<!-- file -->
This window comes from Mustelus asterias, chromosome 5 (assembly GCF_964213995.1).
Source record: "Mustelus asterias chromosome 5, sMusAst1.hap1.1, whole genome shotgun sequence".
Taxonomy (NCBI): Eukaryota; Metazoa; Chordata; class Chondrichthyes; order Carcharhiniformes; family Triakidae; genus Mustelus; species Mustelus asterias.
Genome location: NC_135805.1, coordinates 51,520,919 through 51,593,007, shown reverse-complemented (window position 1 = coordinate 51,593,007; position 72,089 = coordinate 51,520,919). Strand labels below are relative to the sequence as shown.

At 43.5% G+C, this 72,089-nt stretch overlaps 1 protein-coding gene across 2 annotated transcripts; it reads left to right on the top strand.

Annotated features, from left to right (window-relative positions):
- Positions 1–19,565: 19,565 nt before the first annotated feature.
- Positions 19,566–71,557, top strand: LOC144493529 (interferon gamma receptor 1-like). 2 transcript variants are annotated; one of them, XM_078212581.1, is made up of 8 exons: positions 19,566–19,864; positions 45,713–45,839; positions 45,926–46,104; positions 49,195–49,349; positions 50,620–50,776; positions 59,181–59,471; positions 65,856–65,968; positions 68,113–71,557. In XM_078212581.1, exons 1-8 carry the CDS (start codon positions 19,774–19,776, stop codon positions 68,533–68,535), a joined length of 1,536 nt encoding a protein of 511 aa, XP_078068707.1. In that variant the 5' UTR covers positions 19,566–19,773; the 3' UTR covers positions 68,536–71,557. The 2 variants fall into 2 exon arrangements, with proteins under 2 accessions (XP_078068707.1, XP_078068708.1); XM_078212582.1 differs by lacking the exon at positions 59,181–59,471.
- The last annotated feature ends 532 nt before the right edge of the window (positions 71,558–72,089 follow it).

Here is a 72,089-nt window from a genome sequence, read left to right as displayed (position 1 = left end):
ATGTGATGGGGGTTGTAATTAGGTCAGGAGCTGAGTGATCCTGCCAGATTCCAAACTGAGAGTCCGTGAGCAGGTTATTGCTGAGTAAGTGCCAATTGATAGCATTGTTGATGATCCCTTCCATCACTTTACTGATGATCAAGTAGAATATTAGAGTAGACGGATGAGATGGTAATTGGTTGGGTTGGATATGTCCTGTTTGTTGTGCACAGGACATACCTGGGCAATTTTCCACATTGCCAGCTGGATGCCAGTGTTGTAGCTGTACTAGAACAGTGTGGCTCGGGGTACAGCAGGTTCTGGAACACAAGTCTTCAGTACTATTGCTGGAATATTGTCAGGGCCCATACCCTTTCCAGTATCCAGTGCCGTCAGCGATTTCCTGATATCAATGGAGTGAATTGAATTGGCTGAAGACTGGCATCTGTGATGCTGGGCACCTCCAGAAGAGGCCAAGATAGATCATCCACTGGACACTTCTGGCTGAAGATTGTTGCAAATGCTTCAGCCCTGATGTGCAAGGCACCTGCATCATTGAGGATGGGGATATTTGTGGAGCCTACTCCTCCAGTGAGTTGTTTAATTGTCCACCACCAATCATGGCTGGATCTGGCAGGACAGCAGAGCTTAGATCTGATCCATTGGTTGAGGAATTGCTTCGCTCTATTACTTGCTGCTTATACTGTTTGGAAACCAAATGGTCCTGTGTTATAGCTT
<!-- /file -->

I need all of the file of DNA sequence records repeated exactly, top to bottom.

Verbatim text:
This window comes from Mustelus asterias, chromosome 5 (assembly GCF_964213995.1).
Source record: "Mustelus asterias chromosome 5, sMusAst1.hap1.1, whole genome shotgun sequence".
Taxonomy (NCBI): Eukaryota; Metazoa; Chordata; class Chondrichthyes; order Carcharhiniformes; family Triakidae; genus Mustelus; species Mustelus asterias.
Genome location: NC_135805.1, coordinates 51,520,919 through 51,593,007, shown reverse-complemented (window position 1 = coordinate 51,593,007; position 72,089 = coordinate 51,520,919). Strand labels below are relative to the sequence as shown.

At 43.5% G+C, this 72,089-nt stretch overlaps 1 protein-coding gene across 2 annotated transcripts; it reads left to right on the top strand.

Annotated features, from left to right (window-relative positions):
- Positions 1–19,565: 19,565 nt before the first annotated feature.
- Positions 19,566–71,557, top strand: LOC144493529 (interferon gamma receptor 1-like). 2 transcript variants are annotated; one of them, XM_078212581.1, is made up of 8 exons: positions 19,566–19,864; positions 45,713–45,839; positions 45,926–46,104; positions 49,195–49,349; positions 50,620–50,776; positions 59,181–59,471; positions 65,856–65,968; positions 68,113–71,557. In XM_078212581.1, exons 1-8 carry the CDS (start codon positions 19,774–19,776, stop codon positions 68,533–68,535), a joined length of 1,536 nt encoding a protein of 511 aa, XP_078068707.1. In that variant the 5' UTR covers positions 19,566–19,773; the 3' UTR covers positions 68,536–71,557. The 2 variants fall into 2 exon arrangements, with proteins under 2 accessions (XP_078068707.1, XP_078068708.1); XM_078212582.1 differs by lacking the exon at positions 59,181–59,471.
- The last annotated feature ends 532 nt before the right edge of the window (positions 71,558–72,089 follow it).

Here is a 72,089-nt window from a genome sequence, read left to right as displayed (position 1 = left end):
ATGTGATGGGGGTTGTAATTAGGTCAGGAGCTGAGTGATCCTGCCAGATTCCAAACTGAGAGTCCGTGAGCAGGTTATTGCTGAGTAAGTGCCAATTGATAGCATTGTTGATGATCCCTTCCATCACTTTACTGATGATCAAGTAGAATATTAGAGTAGACGGATGAGATGGTAATTGGTTGGGTTGGATATGTCCTGTTTGTTGTGCACAGGACATACCTGGGCAATTTTCCACATTGCCAGCTGGATGCCAGTGTTGTAGCTGTACTAGAACAGTGTGGCTCGGGGTACAGCAGGTTCTGGAACACAAGTCTTCAGTACTATTGCTGGAATATTGTCAGGGCCCATACCCTTTCCAGTATCCAGTGCCGTCAGCGATTTCCTGATATCAATGGAGTGAATTGAATTGGCTGAAGACTGGCATCTGTGATGCTGGGCACCTCCAGAAGAGGCCAAGATAGATCATCCACTGGACACTTCTGGCTGAAGATTGTTGCAAATGCTTCAGCCCTGATGTGCAAGGCACCTGCATCATTGAGGATGGGGATATTTGTGGAGCCTACTCCTCCAGTGAGTTGTTTAATTGTCCACCACCAATCATGGCTGGATCTGGCAGGACAGCAGAGCTTAGATCTGATCCATTGGTTGAGGAATTGCTTCGCTCTATTACTTGCTGCTTATACTGTTTGGAAACCAAATGGTCCTGTGTTATAGCTT